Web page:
• 12 noon House Education and Labor Subcommittee on Health, Employment, Labor and Pensions hearing – Lower Drug Costs/Affordable Health Care Access.
  • 2:30 pm House Appropriations Subcommittee on Military Construction, Veterans Affairs and Related Agencies hearing – Military/VA Related Agencies Outlook.
  • 2:30 pm House Homeland Security Subcommittee on Cybersecurity, Infrastructure Protection and Innovation hearing – Cybersecurity Crisis Policy Solutions.
  • 3:00 pm House Armed Services and House Foreign Affairs Subcommittees on Strategic Forces and International Development, International Organizations and Global Corporate Social Impact Joint hearing – International Rules-based order in Space.

Thursday, May 6

  • 10:00 am House Appropriations Subcommittee on Homeland Security hearing – US Secret Service Operational Priorities.
  • 10:00 am House Veterans’ Affairs Subcommittee on Oversight and Investigations hearing – VA Workforce Diversity-Equity-Inclusion Initiatives.
  • 11:00 am House Science, Space, and Technology Subcommittee on Research and Technology hearing – National Science Foundation Research (Part II).
  • 11:00 am House Transportation and Infrastructure Subcommittee on Railroads, Pipelines and Hazardous Materials hearing – High-Speed Rail/Emerging Rail Technologies.
  • 11:00 am House Oversight and Reform Committee hearing – America’s Black Maternal Health Crisis.
  • 11:00 am House Natural Resources Committee – Member’s Day hearing.
  • 11:30 am House Energy and Commerce Subcommittee on Communications and Technology hearing – Broadband Access/Affordability Disparities.
  • 12 noon House Financial Services Committee hearing – GameStop Short Selling/Market Volatility (Part III).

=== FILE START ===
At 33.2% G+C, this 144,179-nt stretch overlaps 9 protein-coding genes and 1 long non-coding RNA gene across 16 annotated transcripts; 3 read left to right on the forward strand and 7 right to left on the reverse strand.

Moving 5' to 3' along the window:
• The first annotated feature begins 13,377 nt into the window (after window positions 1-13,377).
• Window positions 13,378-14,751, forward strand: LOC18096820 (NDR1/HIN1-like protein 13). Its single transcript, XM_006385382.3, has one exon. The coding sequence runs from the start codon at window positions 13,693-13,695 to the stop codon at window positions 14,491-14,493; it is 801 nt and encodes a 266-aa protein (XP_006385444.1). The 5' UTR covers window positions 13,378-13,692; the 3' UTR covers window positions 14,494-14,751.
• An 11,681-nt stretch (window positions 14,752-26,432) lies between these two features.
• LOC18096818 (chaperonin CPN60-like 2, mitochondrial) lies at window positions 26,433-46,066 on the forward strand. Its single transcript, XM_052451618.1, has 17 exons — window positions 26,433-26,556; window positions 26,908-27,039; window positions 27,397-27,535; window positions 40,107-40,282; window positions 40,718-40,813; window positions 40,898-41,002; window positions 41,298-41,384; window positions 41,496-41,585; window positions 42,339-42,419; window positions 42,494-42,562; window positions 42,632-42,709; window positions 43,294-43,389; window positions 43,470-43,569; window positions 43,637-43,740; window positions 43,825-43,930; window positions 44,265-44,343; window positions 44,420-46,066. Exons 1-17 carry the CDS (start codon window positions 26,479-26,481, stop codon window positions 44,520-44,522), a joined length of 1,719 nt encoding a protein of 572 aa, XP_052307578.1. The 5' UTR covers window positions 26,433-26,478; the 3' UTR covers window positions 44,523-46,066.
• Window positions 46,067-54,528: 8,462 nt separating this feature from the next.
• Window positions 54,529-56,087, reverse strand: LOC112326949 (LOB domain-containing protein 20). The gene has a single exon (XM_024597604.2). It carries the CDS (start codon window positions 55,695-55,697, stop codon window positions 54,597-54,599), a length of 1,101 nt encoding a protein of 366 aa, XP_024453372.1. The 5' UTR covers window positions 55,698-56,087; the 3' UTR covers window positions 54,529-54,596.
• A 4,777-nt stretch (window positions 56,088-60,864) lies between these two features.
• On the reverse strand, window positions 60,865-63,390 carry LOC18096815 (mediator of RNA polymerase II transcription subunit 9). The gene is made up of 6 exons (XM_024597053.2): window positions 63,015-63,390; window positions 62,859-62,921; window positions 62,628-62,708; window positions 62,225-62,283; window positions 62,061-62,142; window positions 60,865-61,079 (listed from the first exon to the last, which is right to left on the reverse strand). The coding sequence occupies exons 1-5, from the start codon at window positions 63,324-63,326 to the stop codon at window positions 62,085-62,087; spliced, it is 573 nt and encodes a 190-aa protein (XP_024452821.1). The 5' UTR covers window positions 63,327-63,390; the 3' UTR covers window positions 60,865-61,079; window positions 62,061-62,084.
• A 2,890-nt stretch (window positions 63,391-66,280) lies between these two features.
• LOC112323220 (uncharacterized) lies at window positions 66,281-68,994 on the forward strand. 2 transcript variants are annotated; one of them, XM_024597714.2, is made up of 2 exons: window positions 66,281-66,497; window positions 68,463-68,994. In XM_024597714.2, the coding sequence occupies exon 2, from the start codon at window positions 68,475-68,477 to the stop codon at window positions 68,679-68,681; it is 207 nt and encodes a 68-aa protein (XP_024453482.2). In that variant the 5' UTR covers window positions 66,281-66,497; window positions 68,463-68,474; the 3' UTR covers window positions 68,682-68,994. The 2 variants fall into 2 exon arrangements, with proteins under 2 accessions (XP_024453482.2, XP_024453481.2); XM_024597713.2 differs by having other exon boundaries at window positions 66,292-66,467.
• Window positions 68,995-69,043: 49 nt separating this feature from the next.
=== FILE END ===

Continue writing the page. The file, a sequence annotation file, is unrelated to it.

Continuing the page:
• 12:30 pm House Foreign Affairs Committee hearing – Atrocities Against Uyghurs/Minorities in Xinjiang.
  • 1:00 pm House Appropriations Subcommittee on Energy and Water Development hearing – Energy Budget.
  • 1:00 pm House Small Business Subcommittee on Innovation, Entrepreneurship and Workforce Development hearing – Growing Jobs through Infrastructure Investment.
  • 2:00 pm House Appropriations Subcommittee on Agriculture, Rural Development, Food and Drug Administration and related agencies hearing – USDA rural Development.
  • 2:00 pm House Appropriations Subcommittee on Commerce, Justice, Science and related agencies hearing – Commerce Budget.
  • 2:00 pm House Administration Subcommittee on Elections hearing – Voting Rights – Voter List Purges.
  • 2:00 pm House Homeland Security Subcommittee on Oversight, Management and Accountability hearing – Addressing Migration Rush Factors.
  • 2:30pm House Education and Labor Subcommittee on Early Childhood, Elementary and Secondary Education hearing – COVID-19 Impact on Students with Disabilities.
  • 3:00 pm House Armed Services Subcommittee on Readiness hearing – Ship/Submarine Maintenance.

Friday, May 7

  • 12 noon House Appropriations Subcommittee on Defense hearing – Air Force/Space Force Budget.
  • 12 noon House Financial Services Committee hearing – Human-Centered AI Addressing Social Justice.

This e-newsletter is produced by Total Spectrum/Steve Gordon and Associates and the Arizona Chamber of Commerce and Industry. The views expressed herein may include subjective commentary and analysis that are the views of the editors and authors alone. Information in this e-newsletter is obtained from sources believed to be reliable, but that cannot be guaranteed as independently investigated or verified. Information in this e-newsletter is not an endorsement, advertisement, recommendation, or any type of advice; political, legal, financial or otherwise. For questions about the content of this e-newsletter, please contact the Arizona Chamber of Commerce and Industry.